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Why Is Los Angeles Fighting Distracted Driving With Distracting Digital Billboards?

Sorry about the fender bender, I was busy reading that PSA over there.

Why Is Los Angeles Fighting Distracted Driving With Distracting Digital Billboards?

If you're a pedestrian, then there's almost no better place to get hit than Los Angeles.

Photos: Flickr user Lord Jim

The LAPD wants to stop distracted driving. Its primary tool? Digital billboard ads. I kid you not. To teach drivers not to stare at the screens of their cellphones and tablets while they drive, the LAPD will show ads on the big screen. You can't get more LA than that.

The campaign, says Adweek, comes in two parts: one to tell drivers to pay attention to their surroundings, and one to remind them not to flee after they mow somebody down. Ad spots have names like "Man vs. Machine … The Machine Always Wins."

Distracted driving is a serious business in LA. If you're a pedestrian who wants to get hit, then there's no better place in the U.S. to do it, apart from New York.

The National Highway Traffic Safety Administration, says Adweek's Robert Klara, reported 99 traffic-related fatalities in Los Angeles in 2012, and 20,000 hit-and-run incidents. Those numbers are growing every year. Across the country, research by AT&T found that seven out of 10 people "engage in smartphone activities while driving." Sixty-one percent of them are texting, and 10% are doing video chats.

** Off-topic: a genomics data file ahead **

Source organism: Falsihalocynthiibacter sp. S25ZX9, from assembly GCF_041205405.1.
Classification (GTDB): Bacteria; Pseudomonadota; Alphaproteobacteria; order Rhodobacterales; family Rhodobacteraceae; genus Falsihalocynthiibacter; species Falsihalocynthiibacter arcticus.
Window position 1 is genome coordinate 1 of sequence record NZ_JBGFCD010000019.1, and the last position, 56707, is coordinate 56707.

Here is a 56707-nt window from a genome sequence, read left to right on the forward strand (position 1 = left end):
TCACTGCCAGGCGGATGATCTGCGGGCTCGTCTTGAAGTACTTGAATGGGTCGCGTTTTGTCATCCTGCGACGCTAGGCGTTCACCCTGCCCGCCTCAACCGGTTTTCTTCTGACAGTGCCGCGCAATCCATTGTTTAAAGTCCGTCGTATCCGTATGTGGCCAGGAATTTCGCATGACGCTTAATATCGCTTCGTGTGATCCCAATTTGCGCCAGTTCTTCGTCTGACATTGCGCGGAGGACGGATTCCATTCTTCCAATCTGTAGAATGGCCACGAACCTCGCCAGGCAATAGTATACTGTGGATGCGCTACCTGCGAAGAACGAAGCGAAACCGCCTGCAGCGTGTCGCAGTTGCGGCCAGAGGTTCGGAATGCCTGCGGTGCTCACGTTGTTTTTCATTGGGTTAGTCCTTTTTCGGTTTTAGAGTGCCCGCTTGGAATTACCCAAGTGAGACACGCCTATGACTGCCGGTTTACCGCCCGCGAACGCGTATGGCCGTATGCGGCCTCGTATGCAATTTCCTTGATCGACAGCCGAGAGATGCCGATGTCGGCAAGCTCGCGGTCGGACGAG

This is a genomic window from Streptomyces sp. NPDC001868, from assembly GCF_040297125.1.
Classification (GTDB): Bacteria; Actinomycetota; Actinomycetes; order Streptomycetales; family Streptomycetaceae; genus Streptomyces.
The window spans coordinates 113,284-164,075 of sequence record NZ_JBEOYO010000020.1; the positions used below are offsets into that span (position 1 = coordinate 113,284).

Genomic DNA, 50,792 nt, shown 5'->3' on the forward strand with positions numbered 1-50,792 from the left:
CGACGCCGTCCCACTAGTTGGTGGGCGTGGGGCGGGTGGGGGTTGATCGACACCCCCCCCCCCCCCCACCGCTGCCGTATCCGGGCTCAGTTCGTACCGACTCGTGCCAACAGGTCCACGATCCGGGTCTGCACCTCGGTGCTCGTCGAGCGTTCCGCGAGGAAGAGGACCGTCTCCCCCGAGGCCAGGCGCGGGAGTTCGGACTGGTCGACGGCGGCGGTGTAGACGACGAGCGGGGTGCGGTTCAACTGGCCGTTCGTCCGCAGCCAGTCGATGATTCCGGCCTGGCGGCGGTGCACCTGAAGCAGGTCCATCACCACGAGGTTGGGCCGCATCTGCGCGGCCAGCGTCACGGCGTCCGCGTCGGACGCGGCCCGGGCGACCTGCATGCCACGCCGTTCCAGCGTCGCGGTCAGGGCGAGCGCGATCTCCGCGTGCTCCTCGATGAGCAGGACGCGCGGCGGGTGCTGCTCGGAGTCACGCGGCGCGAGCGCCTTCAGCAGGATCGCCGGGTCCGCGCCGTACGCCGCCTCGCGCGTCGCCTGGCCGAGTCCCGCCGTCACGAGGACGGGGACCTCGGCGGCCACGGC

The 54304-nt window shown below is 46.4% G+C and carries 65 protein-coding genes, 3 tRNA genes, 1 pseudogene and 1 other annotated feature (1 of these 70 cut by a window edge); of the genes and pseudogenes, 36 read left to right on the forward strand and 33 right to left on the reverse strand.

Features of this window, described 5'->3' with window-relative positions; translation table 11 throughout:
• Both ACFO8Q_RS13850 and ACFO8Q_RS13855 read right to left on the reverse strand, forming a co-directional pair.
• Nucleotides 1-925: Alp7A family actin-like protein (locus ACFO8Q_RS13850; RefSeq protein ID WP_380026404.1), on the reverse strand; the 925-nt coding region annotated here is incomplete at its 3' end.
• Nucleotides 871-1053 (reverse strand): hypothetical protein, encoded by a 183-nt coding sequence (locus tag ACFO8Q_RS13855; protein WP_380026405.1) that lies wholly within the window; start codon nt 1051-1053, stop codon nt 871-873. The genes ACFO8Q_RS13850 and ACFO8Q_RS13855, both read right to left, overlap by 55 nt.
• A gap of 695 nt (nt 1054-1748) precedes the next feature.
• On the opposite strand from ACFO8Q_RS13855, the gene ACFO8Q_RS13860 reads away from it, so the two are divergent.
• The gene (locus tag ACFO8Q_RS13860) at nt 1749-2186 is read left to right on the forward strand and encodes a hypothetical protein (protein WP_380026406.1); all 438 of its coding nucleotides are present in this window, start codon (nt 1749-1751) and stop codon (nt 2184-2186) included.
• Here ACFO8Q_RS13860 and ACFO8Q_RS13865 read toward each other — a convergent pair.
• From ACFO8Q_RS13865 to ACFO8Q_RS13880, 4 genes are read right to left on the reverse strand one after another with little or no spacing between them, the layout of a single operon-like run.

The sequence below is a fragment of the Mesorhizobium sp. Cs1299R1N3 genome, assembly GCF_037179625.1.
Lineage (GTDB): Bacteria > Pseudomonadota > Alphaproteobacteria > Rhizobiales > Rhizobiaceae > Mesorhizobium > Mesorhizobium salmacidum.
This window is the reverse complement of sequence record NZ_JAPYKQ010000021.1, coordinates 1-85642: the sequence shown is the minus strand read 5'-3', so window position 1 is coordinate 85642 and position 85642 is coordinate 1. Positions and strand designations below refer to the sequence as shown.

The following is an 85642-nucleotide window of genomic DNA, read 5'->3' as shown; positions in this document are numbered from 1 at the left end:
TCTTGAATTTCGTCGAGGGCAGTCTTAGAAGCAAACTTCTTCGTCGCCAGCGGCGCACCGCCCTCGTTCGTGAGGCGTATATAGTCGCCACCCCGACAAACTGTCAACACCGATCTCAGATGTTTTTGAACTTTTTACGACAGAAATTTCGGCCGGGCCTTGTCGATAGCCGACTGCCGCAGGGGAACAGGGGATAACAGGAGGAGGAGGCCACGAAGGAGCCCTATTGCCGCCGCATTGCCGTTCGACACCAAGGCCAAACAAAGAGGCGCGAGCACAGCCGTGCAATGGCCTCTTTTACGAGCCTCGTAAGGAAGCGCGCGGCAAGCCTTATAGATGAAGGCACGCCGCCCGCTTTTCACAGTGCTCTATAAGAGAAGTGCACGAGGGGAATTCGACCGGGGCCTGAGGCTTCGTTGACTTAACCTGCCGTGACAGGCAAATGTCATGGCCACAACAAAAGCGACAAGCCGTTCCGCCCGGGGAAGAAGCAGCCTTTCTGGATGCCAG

"They're on the phone, they hit someone, and then they flee," the LAPD's Captain Ann Young told Klara. "People look at billboards. They're a great way of advertising."

This isn't going to get any better. Twenty thousand hit-and-runs in a year, in a single city, shows that people just don't care. The answer isn't billboard ads. Perhaps autonomous cars are will solve the problem of distracted driving, letting people get on with whatever it is that they deem more important than not murdering other people, while the car takes care of the driving.

Clear Channel will carry the 10 ads, five on regular billboards, and five on digital. "We think it speaks volumes that the LAPD leans on billboards for their power to communicate a message in a very visible and memorable way," Clear Channel's Layne Lawson said. So visible and memorable that you just might have to look away from the road for a moment, no matter how hard you try to stay focused on driving.

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